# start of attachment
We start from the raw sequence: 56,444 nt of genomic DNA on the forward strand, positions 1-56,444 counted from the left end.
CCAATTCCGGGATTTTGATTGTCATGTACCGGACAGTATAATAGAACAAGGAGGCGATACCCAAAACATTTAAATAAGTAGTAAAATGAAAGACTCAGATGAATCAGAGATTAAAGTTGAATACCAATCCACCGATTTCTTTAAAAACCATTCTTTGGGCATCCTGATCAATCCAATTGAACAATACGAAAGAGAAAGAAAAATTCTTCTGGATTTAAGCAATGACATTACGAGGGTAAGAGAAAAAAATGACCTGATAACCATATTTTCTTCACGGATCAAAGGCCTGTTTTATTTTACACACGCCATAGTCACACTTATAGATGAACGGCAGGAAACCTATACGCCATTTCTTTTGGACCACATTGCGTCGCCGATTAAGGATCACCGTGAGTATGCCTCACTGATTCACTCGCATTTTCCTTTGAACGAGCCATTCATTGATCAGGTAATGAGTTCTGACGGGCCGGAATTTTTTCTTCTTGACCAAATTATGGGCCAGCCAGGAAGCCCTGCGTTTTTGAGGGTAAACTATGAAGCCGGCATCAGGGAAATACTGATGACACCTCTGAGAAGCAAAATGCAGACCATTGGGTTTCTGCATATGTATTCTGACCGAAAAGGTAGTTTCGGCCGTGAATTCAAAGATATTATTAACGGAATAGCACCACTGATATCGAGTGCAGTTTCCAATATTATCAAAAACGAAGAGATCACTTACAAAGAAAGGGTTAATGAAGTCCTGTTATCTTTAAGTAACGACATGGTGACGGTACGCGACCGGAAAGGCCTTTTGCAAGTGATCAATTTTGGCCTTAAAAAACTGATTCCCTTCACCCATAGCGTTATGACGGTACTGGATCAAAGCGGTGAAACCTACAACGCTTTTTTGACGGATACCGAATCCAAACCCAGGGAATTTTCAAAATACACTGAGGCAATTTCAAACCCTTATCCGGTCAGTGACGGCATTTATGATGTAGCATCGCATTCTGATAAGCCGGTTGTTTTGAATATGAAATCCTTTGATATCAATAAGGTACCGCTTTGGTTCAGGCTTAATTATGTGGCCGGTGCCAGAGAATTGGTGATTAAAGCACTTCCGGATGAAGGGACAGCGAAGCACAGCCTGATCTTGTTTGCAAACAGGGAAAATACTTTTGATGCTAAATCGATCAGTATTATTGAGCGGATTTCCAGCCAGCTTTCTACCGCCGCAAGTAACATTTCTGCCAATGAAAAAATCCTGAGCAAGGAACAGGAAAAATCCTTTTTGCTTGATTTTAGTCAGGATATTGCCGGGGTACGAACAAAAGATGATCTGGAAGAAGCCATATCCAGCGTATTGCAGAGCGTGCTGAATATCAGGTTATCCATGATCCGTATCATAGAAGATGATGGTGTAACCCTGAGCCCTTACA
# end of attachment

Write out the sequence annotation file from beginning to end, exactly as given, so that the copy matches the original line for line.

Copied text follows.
We start from the raw sequence: 56,444 nt of genomic DNA on the forward strand, positions 1-56,444 counted from the left end.
CCAATTCCGGGATTTTGATTGTCATGTACCGGACAGTATAATAGAACAAGGAGGCGATACCCAAAACATTTAAATAAGTAGTAAAATGAAAGACTCAGATGAATCAGAGATTAAAGTTGAATACCAATCCACCGATTTCTTTAAAAACCATTCTTTGGGCATCCTGATCAATCCAATTGAACAATACGAAAGAGAAAGAAAAATTCTTCTGGATTTAAGCAATGACATTACGAGGGTAAGAGAAAAAAATGACCTGATAACCATATTTTCTTCACGGATCAAAGGCCTGTTTTATTTTACACACGCCATAGTCACACTTATAGATGAACGGCAGGAAACCTATACGCCATTTCTTTTGGACCACATTGCGTCGCCGATTAAGGATCACCGTGAGTATGCCTCACTGATTCACTCGCATTTTCCTTTGAACGAGCCATTCATTGATCAGGTAATGAGTTCTGACGGGCCGGAATTTTTTCTTCTTGACCAAATTATGGGCCAGCCAGGAAGCCCTGCGTTTTTGAGGGTAAACTATGAAGCCGGCATCAGGGAAATACTGATGACACCTCTGAGAAGCAAAATGCAGACCATTGGGTTTCTGCATATGTATTCTGACCGAAAAGGTAGTTTCGGCCGTGAATTCAAAGATATTATTAACGGAATAGCACCACTGATATCGAGTGCAGTTTCCAATATTATCAAAAACGAAGAGATCACTTACAAAGAAAGGGTTAATGAAGTCCTGTTATCTTTAAGTAACGACATGGTGACGGTACGCGACCGGAAAGGCCTTTTGCAAGTGATCAATTTTGGCCTTAAAAAACTGATTCCCTTCACCCATAGCGTTATGACGGTACTGGATCAAAGCGGTGAAACCTACAACGCTTTTTTGACGGATACCGAATCCAAACCCAGGGAATTTTCAAAATACACTGAGGCAATTTCAAACCCTTATCCGGTCAGTGACGGCATTTATGATGTAGCATCGCATTCTGATAAGCCGGTTGTTTTGAATATGAAATCCTTTGATATCAATAAGGTACCGCTTTGGTTCAGGCTTAATTATGTGGCCGGTGCCAGAGAATTGGTGATTAAAGCACTTCCGGATGAAGGGACAGCGAAGCACAGCCTGATCTTGTTTGCAAACAGGGAAAATACTTTTGATGCTAAATCGATCAGTATTATTGAGCGGATTTCCAGCCAGCTTTCTACCGCCGCAAGTAACATTTCTGCCAATGAAAAAATCCTGAGCAAGGAACAGGAAAAATCCTTTTTGCTTGATTTTAGTCAGGATATTGCCGGGGTACGAACAAAAGATGATCTGGAAGAAGCCATATCCAGCGTATTGCAGAGCGTGCTGAATATCAGGTTATCCATGATCCGTATCATAGAAGATGATGGTGTAACCCTGAGCCCTTACA